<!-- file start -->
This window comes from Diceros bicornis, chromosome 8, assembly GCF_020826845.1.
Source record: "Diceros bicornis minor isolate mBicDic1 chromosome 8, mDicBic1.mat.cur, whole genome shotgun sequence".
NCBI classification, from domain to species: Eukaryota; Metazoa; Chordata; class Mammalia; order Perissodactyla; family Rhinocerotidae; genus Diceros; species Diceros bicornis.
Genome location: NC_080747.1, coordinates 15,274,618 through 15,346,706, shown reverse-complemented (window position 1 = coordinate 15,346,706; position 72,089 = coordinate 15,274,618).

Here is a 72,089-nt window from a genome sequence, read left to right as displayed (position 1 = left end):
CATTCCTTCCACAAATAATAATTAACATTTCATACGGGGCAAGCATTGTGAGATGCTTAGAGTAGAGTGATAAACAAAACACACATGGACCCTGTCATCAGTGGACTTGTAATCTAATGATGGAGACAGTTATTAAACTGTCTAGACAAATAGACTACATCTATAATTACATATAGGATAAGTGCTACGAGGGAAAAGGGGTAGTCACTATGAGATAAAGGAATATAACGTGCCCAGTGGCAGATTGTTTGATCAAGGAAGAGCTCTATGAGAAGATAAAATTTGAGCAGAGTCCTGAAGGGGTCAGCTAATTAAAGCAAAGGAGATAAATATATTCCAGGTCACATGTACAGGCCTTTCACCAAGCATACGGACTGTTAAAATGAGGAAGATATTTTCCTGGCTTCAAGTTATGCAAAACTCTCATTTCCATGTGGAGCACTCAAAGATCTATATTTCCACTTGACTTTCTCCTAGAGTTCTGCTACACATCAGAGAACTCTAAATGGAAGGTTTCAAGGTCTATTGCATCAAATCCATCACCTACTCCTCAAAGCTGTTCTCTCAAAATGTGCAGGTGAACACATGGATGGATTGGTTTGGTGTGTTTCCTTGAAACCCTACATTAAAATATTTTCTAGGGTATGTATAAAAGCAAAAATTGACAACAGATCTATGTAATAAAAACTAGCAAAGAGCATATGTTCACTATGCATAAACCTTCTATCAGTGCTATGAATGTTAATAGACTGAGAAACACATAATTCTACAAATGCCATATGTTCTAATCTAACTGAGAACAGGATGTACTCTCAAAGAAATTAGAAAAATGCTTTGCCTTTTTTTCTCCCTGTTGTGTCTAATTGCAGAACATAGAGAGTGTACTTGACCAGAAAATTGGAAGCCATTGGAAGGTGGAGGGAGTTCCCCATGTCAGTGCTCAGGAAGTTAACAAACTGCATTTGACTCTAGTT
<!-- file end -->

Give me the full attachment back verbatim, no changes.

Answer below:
This window comes from Diceros bicornis, chromosome 8, assembly GCF_020826845.1.
Source record: "Diceros bicornis minor isolate mBicDic1 chromosome 8, mDicBic1.mat.cur, whole genome shotgun sequence".
NCBI classification, from domain to species: Eukaryota; Metazoa; Chordata; class Mammalia; order Perissodactyla; family Rhinocerotidae; genus Diceros; species Diceros bicornis.
Genome location: NC_080747.1, coordinates 15,274,618 through 15,346,706, shown reverse-complemented (window position 1 = coordinate 15,346,706; position 72,089 = coordinate 15,274,618).

Here is a 72,089-nt window from a genome sequence, read left to right as displayed (position 1 = left end):
CATTCCTTCCACAAATAATAATTAACATTTCATACGGGGCAAGCATTGTGAGATGCTTAGAGTAGAGTGATAAACAAAACACACATGGACCCTGTCATCAGTGGACTTGTAATCTAATGATGGAGACAGTTATTAAACTGTCTAGACAAATAGACTACATCTATAATTACATATAGGATAAGTGCTACGAGGGAAAAGGGGTAGTCACTATGAGATAAAGGAATATAACGTGCCCAGTGGCAGATTGTTTGATCAAGGAAGAGCTCTATGAGAAGATAAAATTTGAGCAGAGTCCTGAAGGGGTCAGCTAATTAAAGCAAAGGAGATAAATATATTCCAGGTCACATGTACAGGCCTTTCACCAAGCATACGGACTGTTAAAATGAGGAAGATATTTTCCTGGCTTCAAGTTATGCAAAACTCTCATTTCCATGTGGAGCACTCAAAGATCTATATTTCCACTTGACTTTCTCCTAGAGTTCTGCTACACATCAGAGAACTCTAAATGGAAGGTTTCAAGGTCTATTGCATCAAATCCATCACCTACTCCTCAAAGCTGTTCTCTCAAAATGTGCAGGTGAACACATGGATGGATTGGTTTGGTGTGTTTCCTTGAAACCCTACATTAAAATATTTTCTAGGGTATGTATAAAAGCAAAAATTGACAACAGATCTATGTAATAAAAACTAGCAAAGAGCATATGTTCACTATGCATAAACCTTCTATCAGTGCTATGAATGTTAATAGACTGAGAAACACATAATTCTACAAATGCCATATGTTCTAATCTAACTGAGAACAGGATGTACTCTCAAAGAAATTAGAAAAATGCTTTGCCTTTTTTTCTCCCTGTTGTGTCTAATTGCAGAACATAGAGAGTGTACTTGACCAGAAAATTGGAAGCCATTGGAAGGTGGAGGGAGTTCCCCATGTCAGTGCTCAGGAAGTTAACAAACTGCATTTGACTCTAGTT